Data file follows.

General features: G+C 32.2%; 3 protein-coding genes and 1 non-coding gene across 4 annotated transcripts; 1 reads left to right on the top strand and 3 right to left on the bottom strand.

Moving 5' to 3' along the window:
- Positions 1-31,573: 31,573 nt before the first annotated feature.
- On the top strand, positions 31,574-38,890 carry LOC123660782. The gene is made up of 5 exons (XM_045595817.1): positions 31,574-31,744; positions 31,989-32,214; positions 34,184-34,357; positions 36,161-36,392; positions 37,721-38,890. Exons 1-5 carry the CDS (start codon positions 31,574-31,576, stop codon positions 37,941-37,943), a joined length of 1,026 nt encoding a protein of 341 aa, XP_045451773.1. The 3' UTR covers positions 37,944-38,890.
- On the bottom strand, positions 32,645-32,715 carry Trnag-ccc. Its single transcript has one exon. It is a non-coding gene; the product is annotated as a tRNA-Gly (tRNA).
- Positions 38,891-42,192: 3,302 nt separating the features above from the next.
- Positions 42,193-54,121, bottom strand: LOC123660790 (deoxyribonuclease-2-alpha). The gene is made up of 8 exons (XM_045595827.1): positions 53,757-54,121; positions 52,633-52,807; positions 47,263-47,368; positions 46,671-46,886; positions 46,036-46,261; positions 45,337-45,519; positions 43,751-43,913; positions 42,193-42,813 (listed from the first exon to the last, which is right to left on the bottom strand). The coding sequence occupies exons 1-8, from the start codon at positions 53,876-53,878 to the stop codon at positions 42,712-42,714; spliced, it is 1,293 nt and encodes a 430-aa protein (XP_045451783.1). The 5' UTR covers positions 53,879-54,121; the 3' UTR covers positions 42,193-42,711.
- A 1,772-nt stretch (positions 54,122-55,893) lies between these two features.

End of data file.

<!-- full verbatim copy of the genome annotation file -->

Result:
General features: G+C 32.2%; 3 protein-coding genes and 1 non-coding gene across 4 annotated transcripts; 1 reads left to right on the top strand and 3 right to left on the bottom strand.

Moving 5' to 3' along the window:
- Positions 1-31,573: 31,573 nt before the first annotated feature.
- On the top strand, positions 31,574-38,890 carry LOC123660782. The gene is made up of 5 exons (XM_045595817.1): positions 31,574-31,744; positions 31,989-32,214; positions 34,184-34,357; positions 36,161-36,392; positions 37,721-38,890. Exons 1-5 carry the CDS (start codon positions 31,574-31,576, stop codon positions 37,941-37,943), a joined length of 1,026 nt encoding a protein of 341 aa, XP_045451773.1. The 3' UTR covers positions 37,944-38,890.
- On the bottom strand, positions 32,645-32,715 carry Trnag-ccc. Its single transcript has one exon. It is a non-coding gene; the product is annotated as a tRNA-Gly (tRNA).
- Positions 38,891-42,192: 3,302 nt separating the features above from the next.
- Positions 42,193-54,121, bottom strand: LOC123660790 (deoxyribonuclease-2-alpha). The gene is made up of 8 exons (XM_045595827.1): positions 53,757-54,121; positions 52,633-52,807; positions 47,263-47,368; positions 46,671-46,886; positions 46,036-46,261; positions 45,337-45,519; positions 43,751-43,913; positions 42,193-42,813 (listed from the first exon to the last, which is right to left on the bottom strand). The coding sequence occupies exons 1-8, from the start codon at positions 53,876-53,878 to the stop codon at positions 42,712-42,714; spliced, it is 1,293 nt and encodes a 430-aa protein (XP_045451783.1). The 5' UTR covers positions 53,879-54,121; the 3' UTR covers positions 42,193-42,711.
- A 1,772-nt stretch (positions 54,122-55,893) lies between these two features.